Astrid Stawiarz/Getty Images(LONDON) -- The scandal surrounding Sarah Ferguson's 2010 News of the World "cash-for-access" sting has reemerged after she reportedly stormed out of an Australian television interview last week when a reporter tried to show her the notorious footage of her taking money from an undercover reporter.

A promotional spot for the controversial interview, taped for the 60 Minutes program on Australia's Channel Nine, touts the segment as "the weirdest interview you will ever see" and asks "what sent Fergie completely off the rails?"

In the advertisement, Ferguson is seen wagging her finger at reporter Michael Usher, rolling her eyes and saying "delete that bit."

In 2010, a reporter from the U.K.'s now shuttered News of the World tabloid ran a sting on the Duchess of York, where she was filmed offering access to her former husband Prince Andrew for £500,000 to the reporter who she thought was an Indian businessman.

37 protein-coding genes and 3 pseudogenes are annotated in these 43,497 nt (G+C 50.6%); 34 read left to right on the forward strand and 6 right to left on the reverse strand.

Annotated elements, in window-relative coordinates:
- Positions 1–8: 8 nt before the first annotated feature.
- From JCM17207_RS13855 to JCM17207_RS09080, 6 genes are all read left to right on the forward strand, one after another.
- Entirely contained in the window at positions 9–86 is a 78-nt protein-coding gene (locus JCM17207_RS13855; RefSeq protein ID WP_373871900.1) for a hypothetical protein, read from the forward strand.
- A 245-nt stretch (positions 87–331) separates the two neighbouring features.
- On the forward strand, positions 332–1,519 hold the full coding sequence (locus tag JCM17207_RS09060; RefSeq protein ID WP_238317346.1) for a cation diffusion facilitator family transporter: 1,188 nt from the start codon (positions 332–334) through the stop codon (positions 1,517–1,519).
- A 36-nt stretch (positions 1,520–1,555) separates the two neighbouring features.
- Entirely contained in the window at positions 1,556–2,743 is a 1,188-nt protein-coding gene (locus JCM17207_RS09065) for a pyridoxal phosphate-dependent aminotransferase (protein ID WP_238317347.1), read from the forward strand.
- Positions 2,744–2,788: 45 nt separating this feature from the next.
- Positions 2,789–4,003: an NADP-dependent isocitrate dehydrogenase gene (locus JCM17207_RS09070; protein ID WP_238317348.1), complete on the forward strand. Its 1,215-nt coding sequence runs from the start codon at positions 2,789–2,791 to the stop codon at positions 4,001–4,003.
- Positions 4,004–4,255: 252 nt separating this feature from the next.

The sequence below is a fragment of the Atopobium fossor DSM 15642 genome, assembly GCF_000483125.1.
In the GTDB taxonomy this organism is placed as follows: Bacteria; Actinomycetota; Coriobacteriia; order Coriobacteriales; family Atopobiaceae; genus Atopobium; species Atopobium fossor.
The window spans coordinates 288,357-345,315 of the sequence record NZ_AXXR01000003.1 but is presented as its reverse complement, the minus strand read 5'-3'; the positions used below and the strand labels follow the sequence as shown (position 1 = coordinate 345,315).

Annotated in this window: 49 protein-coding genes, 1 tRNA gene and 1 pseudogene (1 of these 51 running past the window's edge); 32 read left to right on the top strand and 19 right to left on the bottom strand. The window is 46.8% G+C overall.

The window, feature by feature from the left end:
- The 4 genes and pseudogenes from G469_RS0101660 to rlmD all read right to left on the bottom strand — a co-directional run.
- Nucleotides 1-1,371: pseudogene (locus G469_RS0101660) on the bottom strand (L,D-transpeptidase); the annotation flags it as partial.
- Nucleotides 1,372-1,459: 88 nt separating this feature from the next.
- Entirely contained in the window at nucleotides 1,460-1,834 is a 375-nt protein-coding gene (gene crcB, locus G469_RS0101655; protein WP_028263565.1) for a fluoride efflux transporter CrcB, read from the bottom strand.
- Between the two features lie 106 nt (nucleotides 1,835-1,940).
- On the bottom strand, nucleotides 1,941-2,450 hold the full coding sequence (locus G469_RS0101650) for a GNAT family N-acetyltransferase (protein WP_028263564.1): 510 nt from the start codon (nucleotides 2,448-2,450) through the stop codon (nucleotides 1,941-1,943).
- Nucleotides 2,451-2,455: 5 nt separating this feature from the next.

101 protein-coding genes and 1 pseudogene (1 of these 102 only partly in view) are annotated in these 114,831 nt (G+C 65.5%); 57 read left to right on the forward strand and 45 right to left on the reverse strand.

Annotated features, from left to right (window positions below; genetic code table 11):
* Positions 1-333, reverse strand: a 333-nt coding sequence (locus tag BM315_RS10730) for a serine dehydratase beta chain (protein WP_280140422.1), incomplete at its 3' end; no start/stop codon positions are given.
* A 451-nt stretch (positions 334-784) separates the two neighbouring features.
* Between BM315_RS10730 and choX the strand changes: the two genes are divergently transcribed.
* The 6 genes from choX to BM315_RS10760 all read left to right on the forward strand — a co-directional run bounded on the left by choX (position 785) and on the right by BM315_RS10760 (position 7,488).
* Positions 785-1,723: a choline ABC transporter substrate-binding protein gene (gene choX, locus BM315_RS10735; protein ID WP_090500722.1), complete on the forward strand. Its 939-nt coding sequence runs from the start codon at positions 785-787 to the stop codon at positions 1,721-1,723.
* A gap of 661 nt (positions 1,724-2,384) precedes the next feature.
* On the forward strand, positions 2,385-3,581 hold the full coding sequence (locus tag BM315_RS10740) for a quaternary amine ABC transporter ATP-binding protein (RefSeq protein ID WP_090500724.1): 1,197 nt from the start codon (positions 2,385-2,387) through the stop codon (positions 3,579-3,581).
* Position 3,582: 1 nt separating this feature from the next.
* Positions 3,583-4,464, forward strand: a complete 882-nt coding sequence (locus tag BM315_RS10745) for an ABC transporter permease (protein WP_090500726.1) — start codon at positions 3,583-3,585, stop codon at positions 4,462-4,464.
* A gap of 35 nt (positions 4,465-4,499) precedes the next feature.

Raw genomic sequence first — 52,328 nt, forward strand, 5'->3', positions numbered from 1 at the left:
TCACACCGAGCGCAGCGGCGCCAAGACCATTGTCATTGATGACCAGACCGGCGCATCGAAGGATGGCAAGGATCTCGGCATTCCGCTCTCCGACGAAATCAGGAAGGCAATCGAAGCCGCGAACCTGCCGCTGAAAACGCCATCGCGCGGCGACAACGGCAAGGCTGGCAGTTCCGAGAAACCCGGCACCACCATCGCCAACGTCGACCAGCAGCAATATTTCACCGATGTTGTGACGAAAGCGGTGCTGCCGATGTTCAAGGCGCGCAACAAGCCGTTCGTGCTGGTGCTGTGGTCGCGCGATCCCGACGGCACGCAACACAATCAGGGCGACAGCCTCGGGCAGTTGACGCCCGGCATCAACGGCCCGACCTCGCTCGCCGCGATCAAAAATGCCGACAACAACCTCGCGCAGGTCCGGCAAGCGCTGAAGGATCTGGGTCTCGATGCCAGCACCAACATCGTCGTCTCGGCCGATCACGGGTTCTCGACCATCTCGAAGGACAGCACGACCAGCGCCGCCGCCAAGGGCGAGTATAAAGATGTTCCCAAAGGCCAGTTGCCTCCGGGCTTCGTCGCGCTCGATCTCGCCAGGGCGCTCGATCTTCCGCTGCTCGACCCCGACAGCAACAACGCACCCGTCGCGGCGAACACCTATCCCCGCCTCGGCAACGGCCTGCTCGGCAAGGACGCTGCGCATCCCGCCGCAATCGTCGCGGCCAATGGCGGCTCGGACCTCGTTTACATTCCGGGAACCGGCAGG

Ferguson's manager John Scott has reportedly stated that the Duchess of York's statements in the upcoming 60 Minutes interview are taken out of context and demanded that that they be edited out of the final broadcast of the interview.  Scott lashed out at 60 Minutes executive producer Hamish Thomson about the interview, which he refers to as an "ambush" and "entrapment."

"[Thomson] hasn't had the decency to get back to me.  Nor has [Nine Network chief executive] David Gyngell, despite showing the Duchess in the worst possible light," Scott told British newspaper The Daily Telegraph.

"We had gone through all the questions and subject matter beforehand and filmed all the walking in the park footage before we sat down.  She did walk out when she was ambushed -- no, it was entrapment -- but after cooling down she said to me, 'F*** them, let's do this', and she did, but it was a banal interview and her demeanor reflected that," Scott said.

Thomson shot back at Scott's statements on Thursday, saying that it was in no way entrapment of Ferguson.

"She agreed to talk about the issue, as she has already extensively done, so it certainly wasn't entrapment," Thomson said.

Copyright 2011 ABC News Radio

ABC News Radio